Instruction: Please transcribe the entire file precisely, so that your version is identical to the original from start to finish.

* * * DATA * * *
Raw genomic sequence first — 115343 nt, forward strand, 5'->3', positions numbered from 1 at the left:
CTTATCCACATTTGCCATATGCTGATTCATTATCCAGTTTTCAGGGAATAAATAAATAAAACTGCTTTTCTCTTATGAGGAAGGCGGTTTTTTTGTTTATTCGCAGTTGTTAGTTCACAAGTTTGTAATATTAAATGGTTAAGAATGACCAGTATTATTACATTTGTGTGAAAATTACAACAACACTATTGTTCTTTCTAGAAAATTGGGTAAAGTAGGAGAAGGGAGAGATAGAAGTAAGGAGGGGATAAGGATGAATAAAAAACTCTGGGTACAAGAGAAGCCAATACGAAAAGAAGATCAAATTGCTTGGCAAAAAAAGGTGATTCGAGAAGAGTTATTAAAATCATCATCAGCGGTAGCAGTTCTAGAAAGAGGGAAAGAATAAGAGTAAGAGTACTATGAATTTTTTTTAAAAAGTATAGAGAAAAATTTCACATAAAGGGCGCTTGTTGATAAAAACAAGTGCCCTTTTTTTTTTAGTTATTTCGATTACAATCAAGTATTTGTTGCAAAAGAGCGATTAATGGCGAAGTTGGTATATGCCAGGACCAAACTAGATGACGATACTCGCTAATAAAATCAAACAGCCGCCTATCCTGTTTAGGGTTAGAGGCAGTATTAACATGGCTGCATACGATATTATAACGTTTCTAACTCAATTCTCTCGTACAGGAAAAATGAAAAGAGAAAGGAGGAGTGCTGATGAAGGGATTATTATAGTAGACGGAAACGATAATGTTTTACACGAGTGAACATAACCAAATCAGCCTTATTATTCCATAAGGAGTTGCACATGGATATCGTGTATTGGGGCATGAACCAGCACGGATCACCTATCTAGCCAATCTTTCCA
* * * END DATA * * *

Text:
Raw genomic sequence first — 115343 nt, forward strand, 5'->3', positions numbered from 1 at the left:
CTTATCCACATTTGCCATATGCTGATTCATTATCCAGTTTTCAGGGAATAAATAAATAAAACTGCTTTTCTCTTATGAGGAAGGCGGTTTTTTTGTTTATTCGCAGTTGTTAGTTCACAAGTTTGTAATATTAAATGGTTAAGAATGACCAGTATTATTACATTTGTGTGAAAATTACAACAACACTATTGTTCTTTCTAGAAAATTGGGTAAAGTAGGAGAAGGGAGAGATAGAAGTAAGGAGGGGATAAGGATGAATAAAAAACTCTGGGTACAAGAGAAGCCAATACGAAAAGAAGATCAAATTGCTTGGCAAAAAAAGGTGATTCGAGAAGAGTTATTAAAATCATCATCAGCGGTAGCAGTTCTAGAAAGAGGGAAAGAATAAGAGTAAGAGTACTATGAATTTTTTTTAAAAAGTATAGAGAAAAATTTCACATAAAGGGCGCTTGTTGATAAAAACAAGTGCCCTTTTTTTTTTAGTTATTTCGATTACAATCAAGTATTTGTTGCAAAAGAGCGATTAATGGCGAAGTTGGTATATGCCAGGACCAAACTAGATGACGATACTCGCTAATAAAATCAAACAGCCGCCTATCCTGTTTAGGGTTAGAGGCAGTATTAACATGGCTGCATACGATATTATAACGTTTCTAACTCAATTCTCTCGTACAGGAAAAATGAAAAGAGAAAGGAGGAGTGCTGATGAAGGGATTATTATAGTAGACGGAAACGATAATGTTTTACACGAGTGAACATAACCAAATCAGCCTTATTATTCCATAAGGAGTTGCACATGGATATCGTGTATTGGGGCATGAACCAGCACGGATCACCTATCTAGCCAATCTTTCCA